People are driven by their egos. We form an identity at a young age, and with that identity comes a self-concept and a self-image. These are constructed out of our beliefs and the way that we see ourselves.
We believe these identities and concepts to be that of a good person. If you stopped and thought about who you are as a person, you would probably think that you are a good person. That, yes you might mess up here or there, but all in all you’re a good person who is doing their best. In fact, some of those times that you were making mistakes probably weren’t really your fault were they? We believe that we view the world in a realistic manner and that our actions are rational, but this isn’t the case. Those times that we made mistakes, they were our own doing, and we made them, but we don’t like to admit that.
Occasionally our actions or thoughts clash with what your self-concept thinks we should be doing. This is called cognitive dissonance. Cognitive dissonance is a form of mental discomfort and tension. This happens when we try to hold two conflicting attitudes at the same time.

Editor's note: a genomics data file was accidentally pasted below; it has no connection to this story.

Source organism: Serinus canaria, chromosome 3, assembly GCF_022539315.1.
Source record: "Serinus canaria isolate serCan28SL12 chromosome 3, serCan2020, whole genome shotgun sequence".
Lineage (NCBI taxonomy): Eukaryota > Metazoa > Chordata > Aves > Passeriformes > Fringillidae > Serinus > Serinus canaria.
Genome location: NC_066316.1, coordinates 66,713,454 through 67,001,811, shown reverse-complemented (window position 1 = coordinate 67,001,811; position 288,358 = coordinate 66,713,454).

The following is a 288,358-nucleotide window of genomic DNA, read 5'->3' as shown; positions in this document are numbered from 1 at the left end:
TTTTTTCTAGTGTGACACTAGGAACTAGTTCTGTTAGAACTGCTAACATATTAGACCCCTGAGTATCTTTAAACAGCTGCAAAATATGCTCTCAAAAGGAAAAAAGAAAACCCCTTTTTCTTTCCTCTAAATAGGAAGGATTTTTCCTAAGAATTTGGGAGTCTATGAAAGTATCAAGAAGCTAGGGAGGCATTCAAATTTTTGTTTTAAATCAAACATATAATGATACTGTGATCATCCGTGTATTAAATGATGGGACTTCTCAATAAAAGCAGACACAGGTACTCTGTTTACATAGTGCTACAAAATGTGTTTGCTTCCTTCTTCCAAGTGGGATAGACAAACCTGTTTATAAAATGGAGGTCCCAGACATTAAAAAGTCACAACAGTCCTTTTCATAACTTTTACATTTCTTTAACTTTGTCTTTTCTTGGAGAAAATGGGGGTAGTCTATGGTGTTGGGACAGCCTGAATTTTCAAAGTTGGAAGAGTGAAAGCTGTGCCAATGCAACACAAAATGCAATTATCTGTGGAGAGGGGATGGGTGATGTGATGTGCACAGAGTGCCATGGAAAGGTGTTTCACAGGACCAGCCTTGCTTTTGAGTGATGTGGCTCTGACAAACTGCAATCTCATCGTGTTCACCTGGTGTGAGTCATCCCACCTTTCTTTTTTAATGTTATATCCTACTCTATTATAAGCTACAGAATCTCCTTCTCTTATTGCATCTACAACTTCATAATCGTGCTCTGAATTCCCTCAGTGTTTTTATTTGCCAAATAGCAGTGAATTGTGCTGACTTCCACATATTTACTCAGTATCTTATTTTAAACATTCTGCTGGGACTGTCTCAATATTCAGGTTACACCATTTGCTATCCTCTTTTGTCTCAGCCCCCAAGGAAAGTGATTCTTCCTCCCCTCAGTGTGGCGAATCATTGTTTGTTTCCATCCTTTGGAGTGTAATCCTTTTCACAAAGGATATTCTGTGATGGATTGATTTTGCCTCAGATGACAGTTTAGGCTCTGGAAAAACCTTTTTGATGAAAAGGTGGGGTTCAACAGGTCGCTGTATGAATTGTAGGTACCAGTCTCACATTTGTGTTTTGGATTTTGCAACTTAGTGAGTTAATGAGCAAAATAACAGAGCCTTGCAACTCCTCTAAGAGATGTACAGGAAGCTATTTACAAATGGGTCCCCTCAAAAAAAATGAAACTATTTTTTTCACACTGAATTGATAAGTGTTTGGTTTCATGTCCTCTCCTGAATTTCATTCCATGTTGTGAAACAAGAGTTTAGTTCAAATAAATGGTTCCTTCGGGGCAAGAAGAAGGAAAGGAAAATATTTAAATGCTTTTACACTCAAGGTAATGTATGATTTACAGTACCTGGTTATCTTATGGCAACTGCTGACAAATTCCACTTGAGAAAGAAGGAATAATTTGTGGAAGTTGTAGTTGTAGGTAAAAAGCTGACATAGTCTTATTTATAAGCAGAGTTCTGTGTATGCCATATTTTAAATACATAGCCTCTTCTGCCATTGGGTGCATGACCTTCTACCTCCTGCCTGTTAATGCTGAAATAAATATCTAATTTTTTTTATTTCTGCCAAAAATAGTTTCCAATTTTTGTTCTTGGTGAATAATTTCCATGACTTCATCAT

Our minds want consonance and clarity all of the time, and it hates when it conflicts with itself. When this happens we immediately begin to seek a solution to make the cognitive dissonance disappear.
This is how we end up justifying our actions. When we do something that goes against what we believe a good person would do, we often justify it by saying we wouldn’t have done it if it weren’t for the circumstances that we were in, or that we were forced into it. We either have to admit our mistake or we make justifications to ease the cognitive dissonance.
Self-justification is designed to keep your self-concept and self-esteem intact by reducing your responsibility for the mistake or failure. We use self-justification every day of our lives, mostly in small ways, and everyone does it. It’s something we have to be aware of.
Usually we don’t realize it’s happening. It’s wise to start making a point to be aware of when you self-justify. Take a step back and look at all sides of the situation. Our self-justification makes small adjustments all day long, and we need to become aware of when this happens in order to change.
Noticing when self-justification happens allows us to make the changes that we need to in order to understand when we have made mistakes in our lives. Realizing self-justification helps us own our mistakes and become better people.